Of increasing concern are ‘fellow travelers’ or parasites and pathogens carried by introduced species (Ganzhorn et al. 1992) such as ruffe (Pronin et al 1997a, Pronin et al. 1998, Bronte 2000) and gobies (Pronin et al. 1997b). For example, fish pathologist fear that continued inoculations of previously introduced species, such as ruffe, may facilitate the introduction of potentially harmful parasites and pathogens, such as Viral Hemorrhagic Septicemia (VHS), which is not yet found in the Great Lakes. VHS, a serious disease of rainbow trout in Europe, which is carried by other fishes, may have been introduced to the Pacific Ocean via ballast (ICES 1989). An introduced parasite, possibly introduced with ballast water, may already be impacting Great Lakes zooplankton: elongated, transparent cysts, one of which was clearly Ellobiopsis, have been found in Lake Michigan crustaceans. Cysts and ellobiopsid parasites appeared suddenly on zooplankton in an inland Michigan Lake potentially explaining tumor-like anomalies (Bridgeman et al. 2000). Similar anomalies have been found in Lake Michigan zooplankton. 

[Human pathogens are known to be carried in ballast water (Ruiz et al 2000) but the risk to human health in the Great Lakes, if any, has not been determined.] 

There is evidence of multiple colonizations that could introduce new parasites and pathogens: the invasion of zebra mussels appears to have been founded from multiple population sources in northwestern and northcentral Europe (Stepien et al. 2001).

Purpose of Council Reference on Ballast

The Council of Great Lakes Fishery Agencies prepared this document

to serve as a reference for its members in advocating for the needs of Great Lakes fish and in commenting on initiatives for managing ballast water,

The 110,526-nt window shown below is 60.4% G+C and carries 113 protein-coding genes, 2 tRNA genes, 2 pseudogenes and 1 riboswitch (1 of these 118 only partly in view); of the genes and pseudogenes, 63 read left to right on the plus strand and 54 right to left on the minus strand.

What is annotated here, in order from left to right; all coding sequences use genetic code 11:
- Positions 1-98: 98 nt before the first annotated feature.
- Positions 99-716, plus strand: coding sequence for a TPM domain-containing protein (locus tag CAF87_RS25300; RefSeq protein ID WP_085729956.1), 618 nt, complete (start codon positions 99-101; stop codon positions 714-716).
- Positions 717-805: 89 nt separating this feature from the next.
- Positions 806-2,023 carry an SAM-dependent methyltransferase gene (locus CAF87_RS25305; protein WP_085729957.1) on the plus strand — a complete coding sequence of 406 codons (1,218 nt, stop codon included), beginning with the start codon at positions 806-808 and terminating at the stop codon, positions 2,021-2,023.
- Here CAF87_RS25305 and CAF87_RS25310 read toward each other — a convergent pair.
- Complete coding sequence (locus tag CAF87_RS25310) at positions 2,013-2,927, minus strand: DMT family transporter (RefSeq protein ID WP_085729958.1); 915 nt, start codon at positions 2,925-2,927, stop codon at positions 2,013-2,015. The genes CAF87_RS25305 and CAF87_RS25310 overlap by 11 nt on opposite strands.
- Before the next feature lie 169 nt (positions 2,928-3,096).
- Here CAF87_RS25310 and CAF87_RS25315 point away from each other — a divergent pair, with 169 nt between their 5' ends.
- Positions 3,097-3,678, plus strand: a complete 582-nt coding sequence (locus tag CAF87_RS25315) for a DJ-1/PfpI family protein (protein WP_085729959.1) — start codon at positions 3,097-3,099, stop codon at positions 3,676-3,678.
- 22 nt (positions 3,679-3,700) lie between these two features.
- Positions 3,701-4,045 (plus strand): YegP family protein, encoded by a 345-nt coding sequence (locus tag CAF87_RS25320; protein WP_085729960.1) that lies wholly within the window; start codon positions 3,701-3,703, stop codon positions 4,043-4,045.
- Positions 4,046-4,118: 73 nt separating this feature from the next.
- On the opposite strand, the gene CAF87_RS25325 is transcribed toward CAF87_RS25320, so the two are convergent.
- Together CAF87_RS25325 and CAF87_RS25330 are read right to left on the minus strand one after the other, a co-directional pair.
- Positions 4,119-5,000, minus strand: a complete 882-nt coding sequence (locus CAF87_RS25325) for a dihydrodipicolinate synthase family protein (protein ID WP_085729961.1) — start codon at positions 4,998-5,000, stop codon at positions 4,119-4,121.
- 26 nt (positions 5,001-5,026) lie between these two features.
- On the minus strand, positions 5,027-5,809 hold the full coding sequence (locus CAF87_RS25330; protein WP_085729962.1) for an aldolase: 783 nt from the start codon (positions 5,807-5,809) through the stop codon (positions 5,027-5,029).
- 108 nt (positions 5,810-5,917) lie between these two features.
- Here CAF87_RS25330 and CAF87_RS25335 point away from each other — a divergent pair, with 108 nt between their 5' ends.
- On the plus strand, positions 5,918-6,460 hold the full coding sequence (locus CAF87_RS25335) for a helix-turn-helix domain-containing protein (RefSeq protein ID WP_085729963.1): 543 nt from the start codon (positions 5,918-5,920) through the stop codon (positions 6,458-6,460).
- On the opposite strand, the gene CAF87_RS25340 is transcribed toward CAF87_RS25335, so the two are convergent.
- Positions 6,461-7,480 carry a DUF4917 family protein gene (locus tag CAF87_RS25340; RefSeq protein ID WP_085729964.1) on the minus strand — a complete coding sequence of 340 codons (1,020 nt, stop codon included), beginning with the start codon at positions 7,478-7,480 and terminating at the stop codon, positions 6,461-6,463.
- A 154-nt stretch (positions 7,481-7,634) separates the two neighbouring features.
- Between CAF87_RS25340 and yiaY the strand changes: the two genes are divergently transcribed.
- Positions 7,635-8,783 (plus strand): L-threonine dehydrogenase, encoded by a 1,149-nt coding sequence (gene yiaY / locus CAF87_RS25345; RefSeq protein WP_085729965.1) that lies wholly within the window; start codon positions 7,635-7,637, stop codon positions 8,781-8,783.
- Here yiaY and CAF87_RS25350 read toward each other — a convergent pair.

to share with the Great Lakes Fishery Commission, professional societies, and other entities similarly interested in protecting Great Lakes fish, and
to inform and motivate stakeholders.

This document is subject to revision by the Council as understanding of the ballast issue evolves.

Points of Consensus

Fishery professionals, their environmental colleagues, and concerned citizens can together ensure that policy-makers understand the long term interests of the Great Lakes region in deciding ballast management measures. The Council recommends that each of its members refer to this document when opportunities arise to advocate for more effective ballast management measures, for example when called upon to comment on proposed initiatives or changes in law, or to otherwise communicate on the problem of ballast water invaders:

1. Convey sense of indignation and issue a call for action: impacts on Great Lakes aquatic ecosystems are serious, large scale, and permanent.

2. Recognize that ballast exchange appears to have helped.

3. Be emphatic that end target must be zero – not a reduced rate of invasions.

4. Insist on a can-do attitude from Federal Governments.

5. Support a biologically meaningful ballast effluent standard and program of incentives and enforcement and accountability.

6. Support measures to protect the Great Lakes until fully effective, standards-based management implemented.

7. Make specific program recommendations.

8. Keep focused on measures needed to protect the biological integrity of the Great Lakes -- don’t be distracted by red herrings!

1. Convey sense of indignation and issue a call for action:
impacts on Great Lakes aquatic ecosystems are serious, large scale, and permanent.

Decision-makers are well informed by the shipping industry advocates on the impacts of proposed measures on their industry. Likewise there are panels and task forces that purport to balance economic and environmental needs of the Great Lakes region. It falls to fishery professionals, their environmental colleagues, and concerned citizens to speak on behalf of aquatic communities that we want to leave for future generations.